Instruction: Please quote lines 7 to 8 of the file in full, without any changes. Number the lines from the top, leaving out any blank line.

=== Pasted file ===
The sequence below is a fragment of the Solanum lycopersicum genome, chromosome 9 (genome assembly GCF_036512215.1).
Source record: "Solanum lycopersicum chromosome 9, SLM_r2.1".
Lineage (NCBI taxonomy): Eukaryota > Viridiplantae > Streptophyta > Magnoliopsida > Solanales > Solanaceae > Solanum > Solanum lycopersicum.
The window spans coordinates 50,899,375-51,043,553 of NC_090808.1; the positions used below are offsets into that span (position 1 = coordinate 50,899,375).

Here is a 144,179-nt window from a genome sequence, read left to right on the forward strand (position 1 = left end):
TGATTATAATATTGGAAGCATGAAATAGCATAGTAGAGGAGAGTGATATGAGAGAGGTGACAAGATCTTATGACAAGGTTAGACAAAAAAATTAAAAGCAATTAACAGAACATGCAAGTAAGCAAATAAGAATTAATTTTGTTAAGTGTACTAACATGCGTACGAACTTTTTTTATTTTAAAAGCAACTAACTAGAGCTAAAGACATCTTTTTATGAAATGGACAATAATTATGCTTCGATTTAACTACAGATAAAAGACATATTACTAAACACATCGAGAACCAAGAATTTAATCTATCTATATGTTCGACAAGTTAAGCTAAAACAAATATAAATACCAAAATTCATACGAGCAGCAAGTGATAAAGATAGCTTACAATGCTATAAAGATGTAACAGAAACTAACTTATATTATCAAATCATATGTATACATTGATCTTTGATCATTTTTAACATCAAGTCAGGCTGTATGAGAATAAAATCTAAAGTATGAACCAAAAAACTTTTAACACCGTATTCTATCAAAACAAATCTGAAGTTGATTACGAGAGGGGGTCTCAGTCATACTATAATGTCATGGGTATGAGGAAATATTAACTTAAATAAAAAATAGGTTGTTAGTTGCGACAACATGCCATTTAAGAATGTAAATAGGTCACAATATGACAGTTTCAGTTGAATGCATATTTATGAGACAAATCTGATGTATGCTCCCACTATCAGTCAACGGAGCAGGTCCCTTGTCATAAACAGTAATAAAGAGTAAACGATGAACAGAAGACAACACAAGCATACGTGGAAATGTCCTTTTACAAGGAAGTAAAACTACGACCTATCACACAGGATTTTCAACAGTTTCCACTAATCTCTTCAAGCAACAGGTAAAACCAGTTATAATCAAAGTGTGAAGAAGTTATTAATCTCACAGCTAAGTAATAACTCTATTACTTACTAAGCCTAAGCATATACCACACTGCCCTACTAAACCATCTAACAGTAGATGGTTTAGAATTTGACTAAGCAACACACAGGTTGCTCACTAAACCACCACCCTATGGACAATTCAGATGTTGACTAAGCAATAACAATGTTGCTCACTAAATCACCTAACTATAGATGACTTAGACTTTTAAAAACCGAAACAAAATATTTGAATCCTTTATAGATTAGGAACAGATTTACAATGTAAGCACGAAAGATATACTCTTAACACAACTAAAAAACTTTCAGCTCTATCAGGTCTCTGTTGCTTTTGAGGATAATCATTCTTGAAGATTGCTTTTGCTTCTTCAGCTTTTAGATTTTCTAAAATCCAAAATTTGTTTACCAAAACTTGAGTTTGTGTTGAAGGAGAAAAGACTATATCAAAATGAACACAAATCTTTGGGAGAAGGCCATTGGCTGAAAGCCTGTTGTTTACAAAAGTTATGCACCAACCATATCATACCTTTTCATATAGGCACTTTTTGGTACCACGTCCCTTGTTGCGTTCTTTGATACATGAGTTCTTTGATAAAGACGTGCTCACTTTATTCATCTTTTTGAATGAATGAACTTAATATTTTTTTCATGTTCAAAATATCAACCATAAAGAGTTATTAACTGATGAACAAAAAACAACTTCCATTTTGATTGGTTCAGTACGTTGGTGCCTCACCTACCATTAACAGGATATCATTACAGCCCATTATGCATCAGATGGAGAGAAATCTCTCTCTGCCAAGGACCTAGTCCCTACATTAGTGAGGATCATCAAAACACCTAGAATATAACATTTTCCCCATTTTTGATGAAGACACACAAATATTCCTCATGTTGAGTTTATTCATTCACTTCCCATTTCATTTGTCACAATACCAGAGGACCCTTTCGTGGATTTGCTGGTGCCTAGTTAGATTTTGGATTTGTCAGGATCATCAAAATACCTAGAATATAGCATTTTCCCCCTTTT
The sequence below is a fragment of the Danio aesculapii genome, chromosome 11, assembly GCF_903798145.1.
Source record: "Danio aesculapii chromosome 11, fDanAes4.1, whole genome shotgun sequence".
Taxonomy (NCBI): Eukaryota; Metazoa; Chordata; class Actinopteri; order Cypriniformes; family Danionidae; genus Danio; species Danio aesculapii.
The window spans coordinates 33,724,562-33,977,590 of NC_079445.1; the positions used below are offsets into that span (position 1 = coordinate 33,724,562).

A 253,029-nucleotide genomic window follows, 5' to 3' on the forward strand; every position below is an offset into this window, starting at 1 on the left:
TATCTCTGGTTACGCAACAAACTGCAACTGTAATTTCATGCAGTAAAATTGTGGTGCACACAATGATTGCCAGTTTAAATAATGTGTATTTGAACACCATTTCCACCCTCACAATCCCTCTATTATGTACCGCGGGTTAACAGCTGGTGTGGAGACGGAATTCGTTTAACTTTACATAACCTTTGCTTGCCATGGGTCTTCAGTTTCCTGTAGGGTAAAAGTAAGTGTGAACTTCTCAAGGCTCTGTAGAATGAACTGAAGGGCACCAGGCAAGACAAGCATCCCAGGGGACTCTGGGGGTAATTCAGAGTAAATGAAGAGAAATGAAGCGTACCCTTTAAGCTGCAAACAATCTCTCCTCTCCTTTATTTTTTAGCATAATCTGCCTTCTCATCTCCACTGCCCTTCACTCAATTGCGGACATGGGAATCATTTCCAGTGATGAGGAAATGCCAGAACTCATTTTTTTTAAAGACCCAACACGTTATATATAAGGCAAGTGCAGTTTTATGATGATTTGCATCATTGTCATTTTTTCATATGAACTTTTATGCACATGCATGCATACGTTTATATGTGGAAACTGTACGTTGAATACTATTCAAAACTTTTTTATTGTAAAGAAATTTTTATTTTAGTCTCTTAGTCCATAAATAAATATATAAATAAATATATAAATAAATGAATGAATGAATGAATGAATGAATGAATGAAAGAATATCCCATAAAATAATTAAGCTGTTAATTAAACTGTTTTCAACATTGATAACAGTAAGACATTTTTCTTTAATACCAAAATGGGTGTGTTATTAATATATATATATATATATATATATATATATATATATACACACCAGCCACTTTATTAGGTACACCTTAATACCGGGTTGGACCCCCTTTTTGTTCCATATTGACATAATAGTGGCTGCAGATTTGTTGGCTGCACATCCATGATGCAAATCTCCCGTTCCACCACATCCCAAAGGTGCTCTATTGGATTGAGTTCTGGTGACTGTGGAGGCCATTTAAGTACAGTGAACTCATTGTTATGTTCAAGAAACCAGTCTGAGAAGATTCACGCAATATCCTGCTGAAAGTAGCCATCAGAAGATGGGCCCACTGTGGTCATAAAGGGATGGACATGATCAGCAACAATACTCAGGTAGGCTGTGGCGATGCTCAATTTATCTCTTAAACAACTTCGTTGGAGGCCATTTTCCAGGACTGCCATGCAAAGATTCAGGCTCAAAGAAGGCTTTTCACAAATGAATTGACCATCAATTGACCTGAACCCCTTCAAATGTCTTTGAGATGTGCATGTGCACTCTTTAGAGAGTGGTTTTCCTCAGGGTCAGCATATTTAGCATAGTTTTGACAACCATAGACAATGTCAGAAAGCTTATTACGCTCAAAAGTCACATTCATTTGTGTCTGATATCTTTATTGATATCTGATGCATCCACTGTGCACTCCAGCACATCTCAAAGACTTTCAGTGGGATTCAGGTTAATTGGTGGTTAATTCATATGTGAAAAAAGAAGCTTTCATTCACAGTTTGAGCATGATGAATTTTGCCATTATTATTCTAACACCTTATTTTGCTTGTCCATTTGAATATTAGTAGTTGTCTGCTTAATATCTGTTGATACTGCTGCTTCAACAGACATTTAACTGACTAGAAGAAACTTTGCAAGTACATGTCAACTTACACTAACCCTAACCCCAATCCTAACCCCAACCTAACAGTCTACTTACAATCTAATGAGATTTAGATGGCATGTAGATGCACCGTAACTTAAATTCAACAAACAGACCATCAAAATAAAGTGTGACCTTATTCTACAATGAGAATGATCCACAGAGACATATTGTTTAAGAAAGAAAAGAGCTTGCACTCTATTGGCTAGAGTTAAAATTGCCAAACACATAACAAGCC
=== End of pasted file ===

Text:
The sequence below is a fragment of the Danio aesculapii genome, chromosome 11, assembly GCF_903798145.1.
Source record: "Danio aesculapii chromosome 11, fDanAes4.1, whole genome shotgun sequence".